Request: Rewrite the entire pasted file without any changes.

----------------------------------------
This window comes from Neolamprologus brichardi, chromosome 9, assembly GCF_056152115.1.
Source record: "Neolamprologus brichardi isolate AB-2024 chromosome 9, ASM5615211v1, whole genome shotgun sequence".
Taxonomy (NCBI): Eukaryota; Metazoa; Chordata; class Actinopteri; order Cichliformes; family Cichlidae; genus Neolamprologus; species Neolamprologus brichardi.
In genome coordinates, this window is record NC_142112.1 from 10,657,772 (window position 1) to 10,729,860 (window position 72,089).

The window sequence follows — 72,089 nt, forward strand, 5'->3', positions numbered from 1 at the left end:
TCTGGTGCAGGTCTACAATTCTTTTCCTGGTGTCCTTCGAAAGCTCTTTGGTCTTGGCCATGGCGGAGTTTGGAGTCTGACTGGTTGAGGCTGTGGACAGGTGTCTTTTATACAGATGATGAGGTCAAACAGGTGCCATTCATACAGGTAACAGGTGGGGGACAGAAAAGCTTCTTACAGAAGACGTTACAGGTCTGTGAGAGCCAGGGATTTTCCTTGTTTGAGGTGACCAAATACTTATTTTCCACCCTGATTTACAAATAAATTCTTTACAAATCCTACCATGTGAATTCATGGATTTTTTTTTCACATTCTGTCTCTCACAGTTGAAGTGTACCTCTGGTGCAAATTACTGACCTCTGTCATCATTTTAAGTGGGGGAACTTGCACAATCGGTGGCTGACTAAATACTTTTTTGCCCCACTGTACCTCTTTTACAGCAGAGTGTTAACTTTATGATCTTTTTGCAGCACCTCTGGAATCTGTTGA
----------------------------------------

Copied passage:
This window comes from Neolamprologus brichardi, chromosome 9, assembly GCF_056152115.1.
Source record: "Neolamprologus brichardi isolate AB-2024 chromosome 9, ASM5615211v1, whole genome shotgun sequence".
Taxonomy (NCBI): Eukaryota; Metazoa; Chordata; class Actinopteri; order Cichliformes; family Cichlidae; genus Neolamprologus; species Neolamprologus brichardi.
In genome coordinates, this window is record NC_142112.1 from 10,657,772 (window position 1) to 10,729,860 (window position 72,089).

The window sequence follows — 72,089 nt, forward strand, 5'->3', positions numbered from 1 at the left end:
TCTGGTGCAGGTCTACAATTCTTTTCCTGGTGTCCTTCGAAAGCTCTTTGGTCTTGGCCATGGCGGAGTTTGGAGTCTGACTGGTTGAGGCTGTGGACAGGTGTCTTTTATACAGATGATGAGGTCAAACAGGTGCCATTCATACAGGTAACAGGTGGGGGACAGAAAAGCTTCTTACAGAAGACGTTACAGGTCTGTGAGAGCCAGGGATTTTCCTTGTTTGAGGTGACCAAATACTTATTTTCCACCCTGATTTACAAATAAATTCTTTACAAATCCTACCATGTGAATTCATGGATTTTTTTTTCACATTCTGTCTCTCACAGTTGAAGTGTACCTCTGGTGCAAATTACTGACCTCTGTCATCATTTTAAGTGGGGGAACTTGCACAATCGGTGGCTGACTAAATACTTTTTTGCCCCACTGTACCTCTTTTACAGCAGAGTGTTAACTTTATGATCTTTTTGCAGCACCTCTGGAATCTGTTGA